Weasel words: what he must surely have known was that was the death warrant for DMI; the employment tribunal records show that what he set in train was panic reaction from all those responsible for the project, culminating in the removal of  Linwood.

It’s surely inconceivable that Purnell wrote the note without the full authority of Tony Hall.

Purnell’s name enters the frame again on May 19 after the deed had been done. He wrote another email saying he needed ‘a clear line on Linwood, whether he was resigning, or being fired and why’.

Actually, it was a a prime reason that the Corporation’s attempt to blame Linwood for his own demise failed, because it showed graphically that Purnell and others at the meeting on May 13 were not following  due process.

But in other words, writ large – the cardinal approach of Nu Labour: never mind the substance, concentrate on the spin.

And the final piece of evidence about Purnell’s role is that, according to Linwood, John Tate, Purnell’s deputy, admitted privately to Linwood on June 3 that ‘of course it was a stitch up’. There is only Linwood’s word for that, but who could now doubt the veracity?

BBC ‘Hung chief technology officer out to dry’

BBC ‘Hung chief technology officer out to dry’

The botched sacking by the BBC of its chief technology officer John Linwood last week raises very serious questions about the integrity of the Corporation and its decision-making processes.

News-watch has repeatedly highlighted  problems with the BBC’s  editorial integrity and how biased its coverage is in certain crucial respects. The removal of Linwood raises major questions about the whole management ethos. The full, sorry saga, is here. It could become a textbook on how not to manage.

An employment tribunal in this unpleasant episode ruled that Linwood – who was in charge of the BBC’s failed £125m Digital Media Initiative (DMI) – was subjected to a campaign of vilification, given only days to prepare his case,  and treated with ‘cavalier disregard” by the senior management who fired him.

There isn’t the space here to detail in full the bad practice involved; suffice it to say that there is absolutely no doubt from the 66-page ruling that the BBC acted disgracefully. Reports can be found here, here and here.

Let’s not mince words – this was a kangaroo court. Once it was decided in May 2013 that he was to blame for the DMI fiasco, Linwood, paid £280,000 a year, was bad-mouthed from the rooftops by his former colleagues, cut loose and hung out to dry.

And let’s also be clear. This was not a hole-in-the-corner exercise. Linwood’s execution was carried out in the full light of day by the Corporation’s most senior management body, the BBC executive board, responsible to the Trustees for every aspect of BBC operations.

It’s also the case that the man who directed proceedings that day – unlike his hapless predecessor, George Entwhistle, who ignominiously resigned over the handling of the Jimmy Savile affair – hasn’t left the corporation, isn’t in disgrace and is still in full charge. It’s the current director general, Tony Hall, Lord Hall of Birkenhead.

And with him at the board meeting when he made the decisions were a raft of his most senior BBC staff  who are still there: Danny Cohen the director television, Helen Boaden, director radio, Fran Unsworth, deputy director of news (on the day, she was acting head because Helen Boaden had been removed from the post) , and Tony Purnell, the former Labour minister drafted in by Lord Hall to be his director of strategy.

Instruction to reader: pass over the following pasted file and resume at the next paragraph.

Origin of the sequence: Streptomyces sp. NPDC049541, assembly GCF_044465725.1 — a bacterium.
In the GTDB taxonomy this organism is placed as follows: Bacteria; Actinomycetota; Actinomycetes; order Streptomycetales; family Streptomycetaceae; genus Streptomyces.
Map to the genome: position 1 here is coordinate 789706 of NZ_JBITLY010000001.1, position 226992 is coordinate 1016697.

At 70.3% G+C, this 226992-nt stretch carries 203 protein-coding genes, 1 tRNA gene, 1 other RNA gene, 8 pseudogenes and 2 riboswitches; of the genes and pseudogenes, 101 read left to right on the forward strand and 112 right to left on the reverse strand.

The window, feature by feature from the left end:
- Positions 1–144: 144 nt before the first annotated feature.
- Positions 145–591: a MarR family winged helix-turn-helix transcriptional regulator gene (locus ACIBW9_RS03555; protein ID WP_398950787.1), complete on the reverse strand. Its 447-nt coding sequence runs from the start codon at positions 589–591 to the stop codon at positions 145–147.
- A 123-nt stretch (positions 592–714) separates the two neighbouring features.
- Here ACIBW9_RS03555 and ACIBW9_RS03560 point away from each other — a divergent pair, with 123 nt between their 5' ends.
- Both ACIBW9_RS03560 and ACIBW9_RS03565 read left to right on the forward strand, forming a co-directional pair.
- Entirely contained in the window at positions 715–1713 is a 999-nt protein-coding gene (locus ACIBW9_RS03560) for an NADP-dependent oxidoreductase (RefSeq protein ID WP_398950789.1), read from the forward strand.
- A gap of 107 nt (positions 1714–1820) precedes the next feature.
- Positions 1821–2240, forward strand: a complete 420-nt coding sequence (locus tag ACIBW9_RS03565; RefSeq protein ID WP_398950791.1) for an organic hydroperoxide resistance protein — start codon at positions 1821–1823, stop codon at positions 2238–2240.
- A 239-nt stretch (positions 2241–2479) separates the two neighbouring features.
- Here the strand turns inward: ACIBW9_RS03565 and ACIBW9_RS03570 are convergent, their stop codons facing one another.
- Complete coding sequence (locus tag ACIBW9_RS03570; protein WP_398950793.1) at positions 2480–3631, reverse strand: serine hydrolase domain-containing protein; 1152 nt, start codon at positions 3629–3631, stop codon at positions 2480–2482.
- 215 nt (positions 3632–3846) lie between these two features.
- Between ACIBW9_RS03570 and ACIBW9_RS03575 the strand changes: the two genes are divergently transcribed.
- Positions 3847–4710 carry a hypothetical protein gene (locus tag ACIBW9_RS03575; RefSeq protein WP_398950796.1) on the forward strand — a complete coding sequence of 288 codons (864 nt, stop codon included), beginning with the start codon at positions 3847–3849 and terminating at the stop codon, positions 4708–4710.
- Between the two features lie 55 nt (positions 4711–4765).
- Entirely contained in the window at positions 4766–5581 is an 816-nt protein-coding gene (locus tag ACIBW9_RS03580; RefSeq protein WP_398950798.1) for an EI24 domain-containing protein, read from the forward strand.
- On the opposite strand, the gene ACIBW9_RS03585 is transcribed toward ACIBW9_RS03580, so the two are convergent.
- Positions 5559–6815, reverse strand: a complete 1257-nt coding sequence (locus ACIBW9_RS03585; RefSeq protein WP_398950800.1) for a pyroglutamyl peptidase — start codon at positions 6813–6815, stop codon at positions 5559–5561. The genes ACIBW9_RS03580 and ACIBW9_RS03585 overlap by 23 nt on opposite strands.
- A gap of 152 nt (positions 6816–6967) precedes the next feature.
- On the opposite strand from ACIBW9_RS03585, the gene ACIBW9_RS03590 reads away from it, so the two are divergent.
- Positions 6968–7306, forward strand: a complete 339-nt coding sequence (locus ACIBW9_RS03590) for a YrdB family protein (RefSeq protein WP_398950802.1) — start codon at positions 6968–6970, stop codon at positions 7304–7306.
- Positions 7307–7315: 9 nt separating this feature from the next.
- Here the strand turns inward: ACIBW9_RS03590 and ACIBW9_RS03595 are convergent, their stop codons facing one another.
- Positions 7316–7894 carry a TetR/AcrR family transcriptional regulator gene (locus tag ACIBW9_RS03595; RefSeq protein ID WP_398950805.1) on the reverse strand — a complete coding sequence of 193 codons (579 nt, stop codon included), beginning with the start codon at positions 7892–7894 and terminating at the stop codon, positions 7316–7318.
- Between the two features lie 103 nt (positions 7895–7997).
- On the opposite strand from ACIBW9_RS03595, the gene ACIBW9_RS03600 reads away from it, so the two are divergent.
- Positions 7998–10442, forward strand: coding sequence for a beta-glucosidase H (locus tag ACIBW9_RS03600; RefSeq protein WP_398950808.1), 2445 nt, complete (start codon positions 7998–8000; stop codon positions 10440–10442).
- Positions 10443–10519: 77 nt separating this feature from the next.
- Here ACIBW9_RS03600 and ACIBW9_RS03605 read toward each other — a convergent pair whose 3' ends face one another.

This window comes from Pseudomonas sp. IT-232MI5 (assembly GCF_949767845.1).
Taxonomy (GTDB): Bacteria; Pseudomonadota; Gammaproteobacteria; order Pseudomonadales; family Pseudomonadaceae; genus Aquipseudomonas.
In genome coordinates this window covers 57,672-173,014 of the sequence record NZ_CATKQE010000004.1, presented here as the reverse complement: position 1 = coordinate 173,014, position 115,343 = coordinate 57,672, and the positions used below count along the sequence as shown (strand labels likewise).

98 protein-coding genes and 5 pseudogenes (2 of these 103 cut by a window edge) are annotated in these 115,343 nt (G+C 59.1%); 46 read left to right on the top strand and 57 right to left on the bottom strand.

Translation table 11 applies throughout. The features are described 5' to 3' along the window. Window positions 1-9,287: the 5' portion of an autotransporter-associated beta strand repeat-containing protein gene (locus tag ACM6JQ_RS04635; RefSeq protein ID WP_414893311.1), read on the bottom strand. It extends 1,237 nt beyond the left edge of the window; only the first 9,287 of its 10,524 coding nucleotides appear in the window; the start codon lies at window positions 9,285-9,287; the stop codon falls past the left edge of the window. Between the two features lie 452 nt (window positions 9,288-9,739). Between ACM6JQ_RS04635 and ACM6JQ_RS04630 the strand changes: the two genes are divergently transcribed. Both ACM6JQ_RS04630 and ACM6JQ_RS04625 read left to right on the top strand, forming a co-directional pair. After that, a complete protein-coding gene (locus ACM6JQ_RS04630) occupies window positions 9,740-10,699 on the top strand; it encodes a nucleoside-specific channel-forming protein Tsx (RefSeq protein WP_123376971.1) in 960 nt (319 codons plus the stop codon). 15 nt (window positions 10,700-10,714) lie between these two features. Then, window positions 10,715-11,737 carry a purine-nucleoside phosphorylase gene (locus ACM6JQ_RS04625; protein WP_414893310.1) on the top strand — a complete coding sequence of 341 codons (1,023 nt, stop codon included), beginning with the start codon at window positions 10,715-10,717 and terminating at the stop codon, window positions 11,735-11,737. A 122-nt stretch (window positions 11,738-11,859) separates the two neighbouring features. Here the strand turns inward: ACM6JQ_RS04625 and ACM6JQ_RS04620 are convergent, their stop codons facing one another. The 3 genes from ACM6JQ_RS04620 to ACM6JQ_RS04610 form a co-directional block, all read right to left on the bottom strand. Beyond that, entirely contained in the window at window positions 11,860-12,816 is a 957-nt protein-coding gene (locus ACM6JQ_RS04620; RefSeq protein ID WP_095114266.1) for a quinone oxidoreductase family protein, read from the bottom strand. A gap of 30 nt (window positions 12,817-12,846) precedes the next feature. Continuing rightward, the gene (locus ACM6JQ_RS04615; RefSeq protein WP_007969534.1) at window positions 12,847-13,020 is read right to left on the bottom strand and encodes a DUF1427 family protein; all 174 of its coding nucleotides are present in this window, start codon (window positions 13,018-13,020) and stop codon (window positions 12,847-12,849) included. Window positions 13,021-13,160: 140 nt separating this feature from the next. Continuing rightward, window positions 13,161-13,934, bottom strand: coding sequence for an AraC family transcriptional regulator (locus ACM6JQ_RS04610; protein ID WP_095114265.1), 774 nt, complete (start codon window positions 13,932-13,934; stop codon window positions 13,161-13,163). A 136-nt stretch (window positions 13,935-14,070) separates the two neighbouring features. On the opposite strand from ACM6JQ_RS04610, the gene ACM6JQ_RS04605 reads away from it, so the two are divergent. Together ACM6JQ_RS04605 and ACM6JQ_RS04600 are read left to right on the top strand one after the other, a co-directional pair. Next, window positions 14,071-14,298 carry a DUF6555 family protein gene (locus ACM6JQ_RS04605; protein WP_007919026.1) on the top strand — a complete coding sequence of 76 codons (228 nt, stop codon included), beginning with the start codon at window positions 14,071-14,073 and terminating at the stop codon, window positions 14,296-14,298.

It seems likely, too, that the board was acting with the full blessing of the BBC Trustees and maybe at their behest, because by this stage the DMI was an increasingly high-profile embarrassment that was haemorrhaging cash.

DMI had been conceived in 2008-9 to create a ‘seamless’ BBC archive operation, but quickly ran into problems. In 2011, the National Audit Office was hired by the Trustees to investigate. Their report sounded serious warning bells about how the project was being managed, and also pointed out that a scheme that was designed to save the corporation money was already costing millions.

Lord Hall took over as director general in the spring of 2013 and the DMI bombshell well and truly exploded in his face – during Margaret Thatcher’s funeral coverage, it emerged that DMI was actually, in effect  blocking access to existing archives so that thousands were being spent on ferrying tapes around London .

It also emerged that all in, DMI was likely to cost the Corporation £125m.  Linwood was the man chosen to carry the can and that was why he was immediately hung out to dry. At the same meeting, the whole project was cancelled and Hall and his board admitted that it would cost the licence-fee payers almost £100m.

This was mismanagement on a colossal scale, as subsequent inquiries by the Commons public accounts committee found.  They branded the whole scheme a ‘complete failure’, and they pointed out this was not the fault of one man, but a collective responsibility.

So what does this whole sorry saga reveal about the BBC as it enters the negotiations for the renewal of the licence fee?

This was reckless disregard for due process, and  as the Employment Tribunal makes clear, glaring incompetence – despite all the millions of our money the BBC  spends on management ‘know how’, training and salaries.

More worrying, Lord Hall’s BBC seems to intend to carry on undaunted. The BBC’s formal response to the tribunal was reported on the BBC website as follows:

In a statement, the BBC said the failure of the project had been “a very difficult set of circumstances” and expressed disappointment over the tribunal’s decision.

“We had a major failure of a significant project, and we had lost confidence – as the tribunal acknowledges – in John Linwood.

“At the time we believed we acted appropriately,” the corporation continued. “The tribunal has taken a different view.

Photo by Yuri Yu. Samoilov